An Analysis Of The Fragmentation Of Remolded Soils, With Regard To Self-mulching Behavior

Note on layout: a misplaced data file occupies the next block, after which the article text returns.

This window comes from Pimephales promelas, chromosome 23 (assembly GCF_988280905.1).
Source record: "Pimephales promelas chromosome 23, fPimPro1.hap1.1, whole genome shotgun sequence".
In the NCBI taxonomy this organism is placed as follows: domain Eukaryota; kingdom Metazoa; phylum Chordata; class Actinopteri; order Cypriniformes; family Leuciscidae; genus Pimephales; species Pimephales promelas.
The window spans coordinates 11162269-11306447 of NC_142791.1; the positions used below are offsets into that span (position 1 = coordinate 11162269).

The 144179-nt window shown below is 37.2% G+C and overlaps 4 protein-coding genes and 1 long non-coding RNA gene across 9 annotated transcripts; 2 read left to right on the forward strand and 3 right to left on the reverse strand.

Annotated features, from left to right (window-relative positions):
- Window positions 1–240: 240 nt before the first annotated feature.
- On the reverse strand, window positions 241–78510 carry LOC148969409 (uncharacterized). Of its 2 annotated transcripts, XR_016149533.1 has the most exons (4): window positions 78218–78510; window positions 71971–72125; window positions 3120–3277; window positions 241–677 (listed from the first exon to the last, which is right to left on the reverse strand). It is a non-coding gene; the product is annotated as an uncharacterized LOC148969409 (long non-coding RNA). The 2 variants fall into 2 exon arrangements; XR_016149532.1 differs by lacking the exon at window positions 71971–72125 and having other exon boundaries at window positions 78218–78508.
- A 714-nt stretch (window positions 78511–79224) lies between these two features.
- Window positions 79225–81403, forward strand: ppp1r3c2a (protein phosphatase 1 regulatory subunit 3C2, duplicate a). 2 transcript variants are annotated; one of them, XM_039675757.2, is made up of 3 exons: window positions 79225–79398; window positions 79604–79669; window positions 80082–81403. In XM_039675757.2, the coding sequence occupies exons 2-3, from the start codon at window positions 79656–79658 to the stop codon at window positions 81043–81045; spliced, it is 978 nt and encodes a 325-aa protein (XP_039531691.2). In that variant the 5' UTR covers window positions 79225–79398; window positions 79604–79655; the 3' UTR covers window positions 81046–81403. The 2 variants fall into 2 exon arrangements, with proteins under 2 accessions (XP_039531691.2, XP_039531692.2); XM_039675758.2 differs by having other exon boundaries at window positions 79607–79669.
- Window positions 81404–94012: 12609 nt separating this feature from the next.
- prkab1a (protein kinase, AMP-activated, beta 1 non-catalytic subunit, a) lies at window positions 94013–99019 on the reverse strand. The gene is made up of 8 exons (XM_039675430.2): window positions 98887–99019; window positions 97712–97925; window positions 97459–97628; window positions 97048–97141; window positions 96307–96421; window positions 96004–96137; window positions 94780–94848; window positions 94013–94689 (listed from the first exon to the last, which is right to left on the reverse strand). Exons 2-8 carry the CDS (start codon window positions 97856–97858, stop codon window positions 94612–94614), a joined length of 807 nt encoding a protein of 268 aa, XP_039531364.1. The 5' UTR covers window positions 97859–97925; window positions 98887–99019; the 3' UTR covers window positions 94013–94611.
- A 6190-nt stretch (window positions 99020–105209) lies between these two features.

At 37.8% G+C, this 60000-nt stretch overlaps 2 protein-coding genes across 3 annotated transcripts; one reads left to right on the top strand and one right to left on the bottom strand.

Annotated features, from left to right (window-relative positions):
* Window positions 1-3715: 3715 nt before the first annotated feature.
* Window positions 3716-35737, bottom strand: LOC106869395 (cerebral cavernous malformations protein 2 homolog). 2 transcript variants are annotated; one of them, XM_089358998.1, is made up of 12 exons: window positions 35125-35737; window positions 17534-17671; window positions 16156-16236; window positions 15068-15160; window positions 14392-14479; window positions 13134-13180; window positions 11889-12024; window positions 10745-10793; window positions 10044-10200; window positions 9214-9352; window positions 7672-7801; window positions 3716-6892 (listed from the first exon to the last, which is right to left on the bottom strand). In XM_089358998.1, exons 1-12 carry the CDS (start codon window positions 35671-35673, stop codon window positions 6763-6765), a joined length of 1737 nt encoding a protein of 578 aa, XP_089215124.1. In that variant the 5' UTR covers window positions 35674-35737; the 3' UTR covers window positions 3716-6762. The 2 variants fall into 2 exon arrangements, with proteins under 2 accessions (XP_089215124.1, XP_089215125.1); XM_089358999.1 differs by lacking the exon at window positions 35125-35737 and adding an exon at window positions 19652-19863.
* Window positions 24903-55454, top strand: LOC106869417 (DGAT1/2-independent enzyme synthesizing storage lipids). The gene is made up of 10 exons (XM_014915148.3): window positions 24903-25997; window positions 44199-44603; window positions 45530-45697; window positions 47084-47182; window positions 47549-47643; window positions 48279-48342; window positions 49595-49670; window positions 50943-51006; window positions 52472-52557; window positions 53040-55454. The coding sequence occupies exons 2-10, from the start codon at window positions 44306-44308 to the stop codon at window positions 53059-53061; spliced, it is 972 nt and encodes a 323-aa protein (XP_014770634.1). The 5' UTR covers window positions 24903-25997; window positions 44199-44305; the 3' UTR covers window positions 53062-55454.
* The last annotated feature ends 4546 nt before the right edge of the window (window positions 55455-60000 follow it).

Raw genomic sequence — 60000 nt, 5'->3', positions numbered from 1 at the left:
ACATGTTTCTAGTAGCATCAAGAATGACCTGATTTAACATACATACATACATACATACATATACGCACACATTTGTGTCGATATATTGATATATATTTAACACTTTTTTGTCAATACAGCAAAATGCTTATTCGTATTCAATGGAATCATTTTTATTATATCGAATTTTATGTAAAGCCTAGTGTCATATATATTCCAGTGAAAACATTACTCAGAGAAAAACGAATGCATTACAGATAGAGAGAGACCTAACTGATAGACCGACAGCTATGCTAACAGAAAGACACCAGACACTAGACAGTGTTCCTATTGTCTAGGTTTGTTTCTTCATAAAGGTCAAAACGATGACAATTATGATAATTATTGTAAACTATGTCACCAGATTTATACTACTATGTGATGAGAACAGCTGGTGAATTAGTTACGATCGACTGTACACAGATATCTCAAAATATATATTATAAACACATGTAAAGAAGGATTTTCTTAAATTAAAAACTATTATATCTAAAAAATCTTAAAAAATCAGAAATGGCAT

A power-law relation was used to analyse the (mass-derived) number-size distributions of fragments generated by wetting and drying remoulded soils. Various soils from Europe and Australia produced a range of values for the two fragmentation coefficients, d and k, generated by the power-law function. Both coefficients had physical significance with respect to self-mulching behaviour. Likened to a fractal dimension, the d coefficient varied directly with the tendency of the remoulded soil to fragment during wetting and drying. Assessment of the number of generated fragments >1 cm was made with the k coefficient. Consideration of both coefficients together in a plot of k v. d enabled similar soils to be grouped and falsely large values of d to be identified; k values were small for limited fragmentations even if the size distribution of the fragments that were produced gave large values of d. Most strongly self-mulching soils produced d values >1 . 5 after three wet/dry cycles, and k values that increased sharply after one cycle and declined with subsequent wetting and drying. Other soils with lesser abilities to self-mulch generally produced smaller d values and more variable k values. Reasonable correlations were found between these two coefficients and other measurements of self-mulching behaviour, particularly after three cycles of wetting/drying. Examination of the aggregate size distributions produced from remoulded soils in this way offers the potential to understand more clearly the dynamics of structure regeneration in soils exhibiting various degrees of self-mulching behaviour.